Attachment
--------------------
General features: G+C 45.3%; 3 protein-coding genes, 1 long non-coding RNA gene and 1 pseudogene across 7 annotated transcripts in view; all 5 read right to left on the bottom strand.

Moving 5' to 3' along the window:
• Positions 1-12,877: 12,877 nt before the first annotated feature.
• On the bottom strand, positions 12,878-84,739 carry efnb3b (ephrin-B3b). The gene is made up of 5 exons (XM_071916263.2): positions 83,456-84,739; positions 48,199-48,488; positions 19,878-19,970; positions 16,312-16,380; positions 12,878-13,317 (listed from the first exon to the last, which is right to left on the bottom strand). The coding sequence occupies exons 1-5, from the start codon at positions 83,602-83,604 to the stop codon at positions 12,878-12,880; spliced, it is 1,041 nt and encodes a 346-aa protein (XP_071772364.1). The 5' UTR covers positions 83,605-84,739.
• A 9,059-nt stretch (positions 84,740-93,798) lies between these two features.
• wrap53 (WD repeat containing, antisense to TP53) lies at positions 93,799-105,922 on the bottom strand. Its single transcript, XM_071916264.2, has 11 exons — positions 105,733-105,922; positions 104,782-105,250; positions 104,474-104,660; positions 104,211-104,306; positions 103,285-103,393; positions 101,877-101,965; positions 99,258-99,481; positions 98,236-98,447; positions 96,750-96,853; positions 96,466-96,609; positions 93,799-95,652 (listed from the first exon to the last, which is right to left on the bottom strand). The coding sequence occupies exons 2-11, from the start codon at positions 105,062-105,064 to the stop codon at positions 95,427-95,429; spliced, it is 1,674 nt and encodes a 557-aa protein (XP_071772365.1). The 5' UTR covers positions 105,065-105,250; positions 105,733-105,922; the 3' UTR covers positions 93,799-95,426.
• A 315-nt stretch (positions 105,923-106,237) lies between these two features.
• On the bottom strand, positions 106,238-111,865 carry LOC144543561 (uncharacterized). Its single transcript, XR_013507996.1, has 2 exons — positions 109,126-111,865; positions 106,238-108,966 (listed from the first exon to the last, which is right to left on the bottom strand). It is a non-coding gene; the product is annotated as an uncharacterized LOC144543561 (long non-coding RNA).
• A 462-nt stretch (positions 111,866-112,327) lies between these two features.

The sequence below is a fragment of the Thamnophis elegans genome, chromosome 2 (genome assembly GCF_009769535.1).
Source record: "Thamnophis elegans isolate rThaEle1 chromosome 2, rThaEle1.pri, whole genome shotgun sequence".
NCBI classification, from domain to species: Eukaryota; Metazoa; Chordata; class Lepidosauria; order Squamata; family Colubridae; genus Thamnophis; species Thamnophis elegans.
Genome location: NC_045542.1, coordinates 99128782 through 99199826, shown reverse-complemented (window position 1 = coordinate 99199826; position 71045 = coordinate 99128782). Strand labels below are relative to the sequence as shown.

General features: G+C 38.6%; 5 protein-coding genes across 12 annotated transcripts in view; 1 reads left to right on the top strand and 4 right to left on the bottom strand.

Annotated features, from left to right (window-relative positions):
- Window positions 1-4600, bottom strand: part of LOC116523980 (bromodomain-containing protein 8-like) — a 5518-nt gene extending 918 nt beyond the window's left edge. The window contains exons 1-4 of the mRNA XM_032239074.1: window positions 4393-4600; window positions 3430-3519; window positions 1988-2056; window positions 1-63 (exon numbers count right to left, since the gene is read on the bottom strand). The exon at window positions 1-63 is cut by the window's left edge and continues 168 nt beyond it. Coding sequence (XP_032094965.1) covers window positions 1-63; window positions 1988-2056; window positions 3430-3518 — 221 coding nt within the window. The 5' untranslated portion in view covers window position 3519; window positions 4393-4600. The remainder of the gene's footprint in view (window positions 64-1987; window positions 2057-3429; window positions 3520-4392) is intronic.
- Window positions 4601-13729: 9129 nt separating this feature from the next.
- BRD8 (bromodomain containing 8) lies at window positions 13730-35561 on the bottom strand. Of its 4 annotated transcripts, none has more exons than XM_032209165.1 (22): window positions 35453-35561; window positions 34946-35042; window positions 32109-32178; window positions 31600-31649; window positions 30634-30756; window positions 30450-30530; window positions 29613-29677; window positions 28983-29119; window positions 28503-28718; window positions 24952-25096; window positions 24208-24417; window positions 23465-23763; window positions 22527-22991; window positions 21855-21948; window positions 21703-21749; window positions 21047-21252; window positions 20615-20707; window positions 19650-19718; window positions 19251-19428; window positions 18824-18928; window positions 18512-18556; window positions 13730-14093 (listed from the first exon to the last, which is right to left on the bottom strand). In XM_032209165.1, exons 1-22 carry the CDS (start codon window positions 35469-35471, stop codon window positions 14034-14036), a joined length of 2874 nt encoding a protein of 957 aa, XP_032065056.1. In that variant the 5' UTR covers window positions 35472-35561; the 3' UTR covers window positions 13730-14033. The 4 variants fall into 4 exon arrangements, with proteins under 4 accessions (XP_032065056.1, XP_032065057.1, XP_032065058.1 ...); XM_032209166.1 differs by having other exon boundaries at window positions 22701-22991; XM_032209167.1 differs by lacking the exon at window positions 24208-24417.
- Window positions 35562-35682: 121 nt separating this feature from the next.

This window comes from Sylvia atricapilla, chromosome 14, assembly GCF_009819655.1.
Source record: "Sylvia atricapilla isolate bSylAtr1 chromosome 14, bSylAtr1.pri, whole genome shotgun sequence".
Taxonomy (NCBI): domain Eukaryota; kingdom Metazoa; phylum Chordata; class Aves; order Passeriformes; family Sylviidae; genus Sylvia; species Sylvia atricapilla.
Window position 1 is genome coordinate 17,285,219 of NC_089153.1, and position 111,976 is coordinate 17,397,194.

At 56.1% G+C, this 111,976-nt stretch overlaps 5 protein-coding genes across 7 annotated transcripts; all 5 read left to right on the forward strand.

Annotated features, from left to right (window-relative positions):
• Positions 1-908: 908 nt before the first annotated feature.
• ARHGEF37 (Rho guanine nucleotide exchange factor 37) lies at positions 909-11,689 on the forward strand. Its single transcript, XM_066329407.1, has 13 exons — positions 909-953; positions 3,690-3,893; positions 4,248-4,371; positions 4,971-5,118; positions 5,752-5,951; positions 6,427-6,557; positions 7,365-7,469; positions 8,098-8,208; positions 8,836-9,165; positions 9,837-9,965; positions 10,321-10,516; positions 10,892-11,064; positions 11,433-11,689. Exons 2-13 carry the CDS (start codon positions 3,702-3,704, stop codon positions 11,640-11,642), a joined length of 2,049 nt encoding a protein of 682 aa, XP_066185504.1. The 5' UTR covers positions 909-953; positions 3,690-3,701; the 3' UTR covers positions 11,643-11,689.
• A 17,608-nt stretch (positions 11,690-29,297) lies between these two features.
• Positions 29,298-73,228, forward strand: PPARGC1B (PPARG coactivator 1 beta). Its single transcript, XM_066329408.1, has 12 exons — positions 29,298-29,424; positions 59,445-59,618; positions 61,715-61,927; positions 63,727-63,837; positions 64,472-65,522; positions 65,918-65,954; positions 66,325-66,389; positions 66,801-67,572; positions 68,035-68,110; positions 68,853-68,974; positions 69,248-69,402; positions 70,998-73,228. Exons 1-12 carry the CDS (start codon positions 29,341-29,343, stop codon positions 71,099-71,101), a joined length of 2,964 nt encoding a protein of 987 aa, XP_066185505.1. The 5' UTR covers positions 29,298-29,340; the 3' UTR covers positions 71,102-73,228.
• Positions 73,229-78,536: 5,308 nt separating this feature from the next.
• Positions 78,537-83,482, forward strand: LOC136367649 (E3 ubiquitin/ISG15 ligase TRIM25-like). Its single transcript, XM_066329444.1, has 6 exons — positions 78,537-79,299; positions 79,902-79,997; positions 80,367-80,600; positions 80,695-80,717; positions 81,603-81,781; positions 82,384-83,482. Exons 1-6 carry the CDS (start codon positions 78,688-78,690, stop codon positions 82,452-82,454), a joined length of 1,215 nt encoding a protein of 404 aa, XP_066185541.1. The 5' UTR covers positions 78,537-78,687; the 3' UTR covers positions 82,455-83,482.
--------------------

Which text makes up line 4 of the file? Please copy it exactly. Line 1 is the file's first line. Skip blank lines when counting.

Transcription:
• On the bottom strand, positions 12,878-84,739 carry efnb3b (ephrin-B3b). The gene is made up of 5 exons (XM_071916263.2): positions 83,456-84,739; positions 48,199-48,488; positions 19,878-19,970; positions 16,312-16,380; positions 12,878-13,317 (listed from the first exon to the last, which is right to left on the bottom strand). The coding sequence occupies exons 1-5, from the start codon at positions 83,602-83,604 to the stop codon at positions 12,878-12,880; spliced, it is 1,041 nt and encodes a 346-aa protein (XP_071772364.1). The 5' UTR covers positions 83,605-84,739.